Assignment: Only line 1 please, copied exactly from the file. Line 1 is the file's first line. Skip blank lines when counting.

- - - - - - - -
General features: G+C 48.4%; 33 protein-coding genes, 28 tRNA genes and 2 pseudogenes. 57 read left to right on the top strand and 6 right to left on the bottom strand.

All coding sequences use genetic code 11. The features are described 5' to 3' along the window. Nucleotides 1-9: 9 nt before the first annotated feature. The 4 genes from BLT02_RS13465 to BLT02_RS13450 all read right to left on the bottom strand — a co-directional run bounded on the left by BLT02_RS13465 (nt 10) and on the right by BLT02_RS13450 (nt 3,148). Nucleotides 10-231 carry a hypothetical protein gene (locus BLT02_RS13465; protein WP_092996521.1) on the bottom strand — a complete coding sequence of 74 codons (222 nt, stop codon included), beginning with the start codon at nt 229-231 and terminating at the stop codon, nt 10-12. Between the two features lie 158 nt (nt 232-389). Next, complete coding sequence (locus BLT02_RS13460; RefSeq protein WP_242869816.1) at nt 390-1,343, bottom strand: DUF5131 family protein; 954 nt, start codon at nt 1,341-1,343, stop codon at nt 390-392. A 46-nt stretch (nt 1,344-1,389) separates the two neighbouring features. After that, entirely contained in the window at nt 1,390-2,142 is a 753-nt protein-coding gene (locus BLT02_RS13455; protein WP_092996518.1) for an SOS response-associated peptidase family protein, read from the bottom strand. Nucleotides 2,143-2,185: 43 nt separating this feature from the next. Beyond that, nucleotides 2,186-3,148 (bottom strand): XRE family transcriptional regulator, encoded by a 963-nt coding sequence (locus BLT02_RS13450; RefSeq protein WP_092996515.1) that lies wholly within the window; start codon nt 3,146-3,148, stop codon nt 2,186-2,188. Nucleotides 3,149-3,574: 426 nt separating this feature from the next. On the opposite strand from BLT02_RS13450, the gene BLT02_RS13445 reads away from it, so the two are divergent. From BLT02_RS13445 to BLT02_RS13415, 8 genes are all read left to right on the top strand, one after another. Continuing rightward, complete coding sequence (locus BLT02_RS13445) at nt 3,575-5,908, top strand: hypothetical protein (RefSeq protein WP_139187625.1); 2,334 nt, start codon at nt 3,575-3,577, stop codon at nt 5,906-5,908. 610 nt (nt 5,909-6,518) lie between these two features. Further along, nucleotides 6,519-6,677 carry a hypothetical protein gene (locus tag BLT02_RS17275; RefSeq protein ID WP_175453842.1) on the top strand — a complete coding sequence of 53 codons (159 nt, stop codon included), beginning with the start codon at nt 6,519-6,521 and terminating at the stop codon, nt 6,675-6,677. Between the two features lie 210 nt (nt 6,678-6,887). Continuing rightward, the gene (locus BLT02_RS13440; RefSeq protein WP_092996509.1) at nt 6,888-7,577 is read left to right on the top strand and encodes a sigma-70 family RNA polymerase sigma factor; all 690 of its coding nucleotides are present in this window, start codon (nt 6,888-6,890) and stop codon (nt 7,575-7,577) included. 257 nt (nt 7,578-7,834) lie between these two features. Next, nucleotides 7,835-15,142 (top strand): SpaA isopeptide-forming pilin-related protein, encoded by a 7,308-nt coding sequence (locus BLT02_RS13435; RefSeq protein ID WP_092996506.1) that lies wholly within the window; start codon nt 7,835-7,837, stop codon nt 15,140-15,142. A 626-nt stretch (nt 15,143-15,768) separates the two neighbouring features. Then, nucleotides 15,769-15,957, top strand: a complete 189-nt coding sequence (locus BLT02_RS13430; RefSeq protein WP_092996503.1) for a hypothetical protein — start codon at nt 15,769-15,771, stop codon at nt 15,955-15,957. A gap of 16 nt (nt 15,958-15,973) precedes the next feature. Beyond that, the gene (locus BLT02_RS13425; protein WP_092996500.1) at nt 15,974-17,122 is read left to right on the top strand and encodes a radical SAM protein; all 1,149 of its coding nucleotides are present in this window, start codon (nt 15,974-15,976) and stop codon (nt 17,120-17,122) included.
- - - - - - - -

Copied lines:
General features: G+C 48.4%; 33 protein-coding genes, 28 tRNA genes and 2 pseudogenes. 57 read left to right on the top strand and 6 right to left on the bottom strand.